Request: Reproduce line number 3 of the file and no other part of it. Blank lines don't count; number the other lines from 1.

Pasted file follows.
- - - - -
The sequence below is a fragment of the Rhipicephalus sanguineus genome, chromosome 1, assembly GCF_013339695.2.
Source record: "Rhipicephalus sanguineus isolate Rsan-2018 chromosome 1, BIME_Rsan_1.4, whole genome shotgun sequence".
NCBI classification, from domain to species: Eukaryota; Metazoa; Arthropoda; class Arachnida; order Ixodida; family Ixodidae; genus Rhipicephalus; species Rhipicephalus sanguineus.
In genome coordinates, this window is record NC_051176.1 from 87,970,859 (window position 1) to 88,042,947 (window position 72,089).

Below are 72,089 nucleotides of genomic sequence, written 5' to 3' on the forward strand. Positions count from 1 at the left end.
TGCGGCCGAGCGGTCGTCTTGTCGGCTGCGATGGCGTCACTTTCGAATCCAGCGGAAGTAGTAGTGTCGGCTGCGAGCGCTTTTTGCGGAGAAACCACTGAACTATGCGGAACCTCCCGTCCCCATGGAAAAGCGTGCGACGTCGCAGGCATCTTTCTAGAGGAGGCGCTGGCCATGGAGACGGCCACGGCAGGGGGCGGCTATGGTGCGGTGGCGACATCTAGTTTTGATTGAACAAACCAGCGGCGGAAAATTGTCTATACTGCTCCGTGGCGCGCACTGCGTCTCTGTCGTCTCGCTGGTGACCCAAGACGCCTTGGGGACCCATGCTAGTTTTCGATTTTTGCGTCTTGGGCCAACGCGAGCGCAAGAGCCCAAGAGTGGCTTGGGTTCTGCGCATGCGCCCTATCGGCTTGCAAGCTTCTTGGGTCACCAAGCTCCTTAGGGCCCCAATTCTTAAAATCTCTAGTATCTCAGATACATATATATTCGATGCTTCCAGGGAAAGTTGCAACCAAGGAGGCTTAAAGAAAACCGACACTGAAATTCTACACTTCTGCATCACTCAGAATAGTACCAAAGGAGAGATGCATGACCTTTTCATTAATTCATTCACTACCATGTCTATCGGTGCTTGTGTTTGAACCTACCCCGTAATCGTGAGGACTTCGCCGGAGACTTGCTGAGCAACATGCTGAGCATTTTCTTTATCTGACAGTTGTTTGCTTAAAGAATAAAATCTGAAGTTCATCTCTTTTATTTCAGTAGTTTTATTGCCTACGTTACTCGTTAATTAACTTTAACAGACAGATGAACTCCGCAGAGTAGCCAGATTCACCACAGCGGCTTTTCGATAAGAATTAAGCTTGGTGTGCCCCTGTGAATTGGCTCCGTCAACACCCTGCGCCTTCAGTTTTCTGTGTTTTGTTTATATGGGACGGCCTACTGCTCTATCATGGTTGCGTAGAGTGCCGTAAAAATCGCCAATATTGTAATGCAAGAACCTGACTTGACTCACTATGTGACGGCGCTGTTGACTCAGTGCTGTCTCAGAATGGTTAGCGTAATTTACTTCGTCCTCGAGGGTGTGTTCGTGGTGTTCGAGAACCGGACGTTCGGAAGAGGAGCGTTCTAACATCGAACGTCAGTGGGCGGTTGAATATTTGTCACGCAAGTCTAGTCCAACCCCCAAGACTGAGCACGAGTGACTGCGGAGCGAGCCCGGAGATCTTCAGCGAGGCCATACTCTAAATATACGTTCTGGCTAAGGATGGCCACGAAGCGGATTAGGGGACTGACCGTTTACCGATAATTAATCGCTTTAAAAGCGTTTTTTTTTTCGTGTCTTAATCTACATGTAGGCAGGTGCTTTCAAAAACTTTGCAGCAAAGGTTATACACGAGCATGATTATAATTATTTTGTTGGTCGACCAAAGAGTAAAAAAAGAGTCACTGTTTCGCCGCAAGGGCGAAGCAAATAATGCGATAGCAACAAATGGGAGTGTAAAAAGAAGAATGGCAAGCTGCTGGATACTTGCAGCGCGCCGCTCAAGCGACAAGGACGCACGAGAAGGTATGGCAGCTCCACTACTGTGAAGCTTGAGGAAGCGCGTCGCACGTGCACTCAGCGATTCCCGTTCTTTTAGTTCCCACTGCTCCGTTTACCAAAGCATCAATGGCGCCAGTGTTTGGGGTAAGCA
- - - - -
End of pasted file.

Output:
NCBI classification, from domain to species: Eukaryota; Metazoa; Arthropoda; class Arachnida; order Ixodida; family Ixodidae; genus Rhipicephalus; species Rhipicephalus sanguineus.